You Take the High Road, I’ll Take the Slow Rhode

“You have to try the duck confit,” my friend told me the moment after she informed me there was a new restaurant beside Long Live Brewery, the latest addition to the West Side. She described the restaurant — Slow Rhode — as a tapas-kind-of place, and the hippest spot in her neighborhood.

“So, it’s good?” I asked.

A slow and silent nod confirmed her recommendation, so I made plans to go there as soon as possible.

I learned that Slow Rhode is related, by owners, to the Broadway Bistro, another exceptional dinner option on the West End of Providence. Unlike the bistro, Slow Rhode is inspired by southern favorites, offering a range of small dishes with a couple of larger plates, falling in line with the latest trend of tapas-style restaurants. Essentially, these are flavorful dishes that are meant to be shared. So, I invited a fellow food-lover, and we investigated this spot on a snowy Saturday night.

The restaurant is small and industrial, like a converted storage unit turned into a speakeasy — seemingly hidden even though it’s out in the open. We arrived at 8:30pm, and inside was dark and bustling, a party in an otherwise quiet neighborhood, like a hideout for people in-the-know. We pulled into the parking lot (there’s a parking lot!) and hesitantly walked in.

We were greeted by a woman who was multitasking but very welcoming, and she directed us to the only open seats in the restaurant: two chairs at the corner of the bar. It was the perfect spot. The interior was dimly lit, reminding me of The Eddy, with a few canvas paintings as decoration. The table seating is found along the wall opposite the bar, intimately orchestrated into cubbies. Above that on the wall are giant red wooden letters spelling, “The Slow Rhode,” a stark contrast to the white background. I immediately loved the vibe here.

The menu is small, literally, four inches tall, with a beer and wine list on one side, and cocktails and food on the other. The bartender maneuvered cocktail after beer after cocktail, and despite the small list, it took me 10 minutes to decide what I wanted to drink. Even the tequila drink looked intriguing, and I hate tequila. When I posed my options to the bartender — vodka, gin, or bourbon — she told me, “I love the bourbon,” and boom, done. With crystalized ginger and some bitters, it was the perfect drink for a winter’s night.

My friend ordered a draught with the longest name, Cape Anne Fisherman’s Brew Amber, and as a fan of beers that aren’t dark, he said it hit the spot. I’m not a beer drinker, but I loved the beer glasses, which were uniquely shaped and classier than the typical pint. We toasted and dissolved into our drinks.

Then the food: Jeremy and I started with our own orders of “toast” (like crostini); he ordered the avocado and bacon, and I got the marinated oyster mushrooms with sheep milk cheese. There was an unexpected tanginess from the marinated mushrooms (think: pickled), but the combination worked well. I love the smoothness of sheep’s cheese, which is an underutilized ingredient in America, so I appreciated its presence on the menu.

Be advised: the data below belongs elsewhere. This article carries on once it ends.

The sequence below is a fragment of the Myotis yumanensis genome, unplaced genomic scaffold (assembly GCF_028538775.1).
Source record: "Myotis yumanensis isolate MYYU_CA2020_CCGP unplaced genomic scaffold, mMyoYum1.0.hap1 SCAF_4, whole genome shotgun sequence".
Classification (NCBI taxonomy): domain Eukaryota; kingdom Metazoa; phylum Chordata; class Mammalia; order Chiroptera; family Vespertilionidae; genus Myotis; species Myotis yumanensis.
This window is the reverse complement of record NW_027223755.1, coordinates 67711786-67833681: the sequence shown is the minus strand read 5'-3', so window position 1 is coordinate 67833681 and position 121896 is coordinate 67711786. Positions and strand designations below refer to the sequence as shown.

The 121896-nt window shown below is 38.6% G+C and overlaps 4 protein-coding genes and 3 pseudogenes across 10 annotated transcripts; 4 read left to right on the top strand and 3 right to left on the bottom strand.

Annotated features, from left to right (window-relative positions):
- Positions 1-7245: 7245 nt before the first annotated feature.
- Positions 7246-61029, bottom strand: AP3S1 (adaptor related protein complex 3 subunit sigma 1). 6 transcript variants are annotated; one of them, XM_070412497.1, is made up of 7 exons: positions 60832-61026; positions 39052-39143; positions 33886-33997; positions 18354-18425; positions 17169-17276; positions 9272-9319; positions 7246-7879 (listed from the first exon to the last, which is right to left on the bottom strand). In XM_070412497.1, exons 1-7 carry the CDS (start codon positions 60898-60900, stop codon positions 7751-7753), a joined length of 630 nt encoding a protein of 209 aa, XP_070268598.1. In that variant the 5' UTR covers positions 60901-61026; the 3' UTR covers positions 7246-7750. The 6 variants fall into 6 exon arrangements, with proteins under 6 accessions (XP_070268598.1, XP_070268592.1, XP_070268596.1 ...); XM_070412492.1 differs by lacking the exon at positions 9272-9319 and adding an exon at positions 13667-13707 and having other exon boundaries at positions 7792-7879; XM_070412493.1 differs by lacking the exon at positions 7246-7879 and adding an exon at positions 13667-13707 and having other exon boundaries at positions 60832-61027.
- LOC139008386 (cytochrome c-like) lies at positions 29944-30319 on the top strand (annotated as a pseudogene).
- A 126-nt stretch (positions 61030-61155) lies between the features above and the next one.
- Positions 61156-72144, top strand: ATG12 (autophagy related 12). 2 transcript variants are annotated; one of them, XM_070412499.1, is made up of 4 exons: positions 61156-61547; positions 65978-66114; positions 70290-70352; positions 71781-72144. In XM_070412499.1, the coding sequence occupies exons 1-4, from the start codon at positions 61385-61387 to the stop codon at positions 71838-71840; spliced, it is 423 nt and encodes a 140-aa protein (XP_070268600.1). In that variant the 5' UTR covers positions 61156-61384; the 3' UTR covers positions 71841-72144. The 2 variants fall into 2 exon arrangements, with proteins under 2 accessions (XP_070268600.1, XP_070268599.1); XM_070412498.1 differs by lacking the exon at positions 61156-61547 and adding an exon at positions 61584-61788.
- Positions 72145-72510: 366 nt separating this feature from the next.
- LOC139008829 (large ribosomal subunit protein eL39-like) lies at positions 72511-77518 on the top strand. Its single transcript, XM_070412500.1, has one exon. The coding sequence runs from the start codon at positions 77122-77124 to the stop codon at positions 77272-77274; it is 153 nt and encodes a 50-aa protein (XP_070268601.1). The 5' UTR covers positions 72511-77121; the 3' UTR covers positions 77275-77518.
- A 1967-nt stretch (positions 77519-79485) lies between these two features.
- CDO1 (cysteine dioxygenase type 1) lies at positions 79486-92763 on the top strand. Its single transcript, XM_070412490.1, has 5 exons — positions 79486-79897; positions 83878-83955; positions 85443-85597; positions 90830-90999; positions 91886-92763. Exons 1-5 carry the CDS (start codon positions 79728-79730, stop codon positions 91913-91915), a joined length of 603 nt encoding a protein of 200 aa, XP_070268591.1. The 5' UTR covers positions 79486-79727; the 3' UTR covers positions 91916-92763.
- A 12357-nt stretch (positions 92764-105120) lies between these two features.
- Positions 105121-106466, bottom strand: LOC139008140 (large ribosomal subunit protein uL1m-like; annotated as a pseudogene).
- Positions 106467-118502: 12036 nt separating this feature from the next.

For a “veg” dish, we tried the roasted cauliflower, beet hummus, butternut squash and poppy seeds. I would eat this every day. It’s simple yet complex: How does one make beet humus? It had the taste of chickpeas but sweeter, and it was, of course, red. Jeremy, who was excited for neither beets nor cauliflower, said it was the surprise overachiever of the night.

There were two dishes that boasted duck confit, and since my friend did not specify her recommendation, we chose the gumbo: duck confit, chorizo, white rice. It warmed our very souls. This was the most difficult dish to share since it was rather like a stew, but double-dipping spoons was nothing but an afterthought once that rich flavor hit our tastebuds. It was piping hot when it arrived, so the distraction of our “big” dish, the Hot Fried Chicken, allowed us patience while the gumbo cooled.

This hot fried chicken: It’s spicy, like the kind of spicy that makes your mouth burn and your nose run but you can’t stop eating it because it’s so good spicy. It was served atop white bread, like an open-faced sandwich, and topped with sweet pickles. I saved the pickles until the end because I wanted unadulterated spiciness, and Jeremy said he could have done without, but the flavor of this dish made my south(western) heritage happy. Not to mention, the potato salad served as a side was one of the highlights of the meal — the perfect antidote to a burning mouth.

The evening ended with a dessert special, cheesecake topped with hot fudge. I’m not a cheesecake fanatic, but this was light and creamy and the fudge decadent. I scraped the plate clean. In total, we had the perfect amount of food to satisfy our desires and our hunger, and our wallets did not suffer.

In a culture that tells us to go, go, go, it’s important to remember to relax and enjoy life: good drinks, good food, good company. This restaurant reminds you of those finer things. Why take the high road when you can take the Slow Rhode?

425 West Fountain St, Providence

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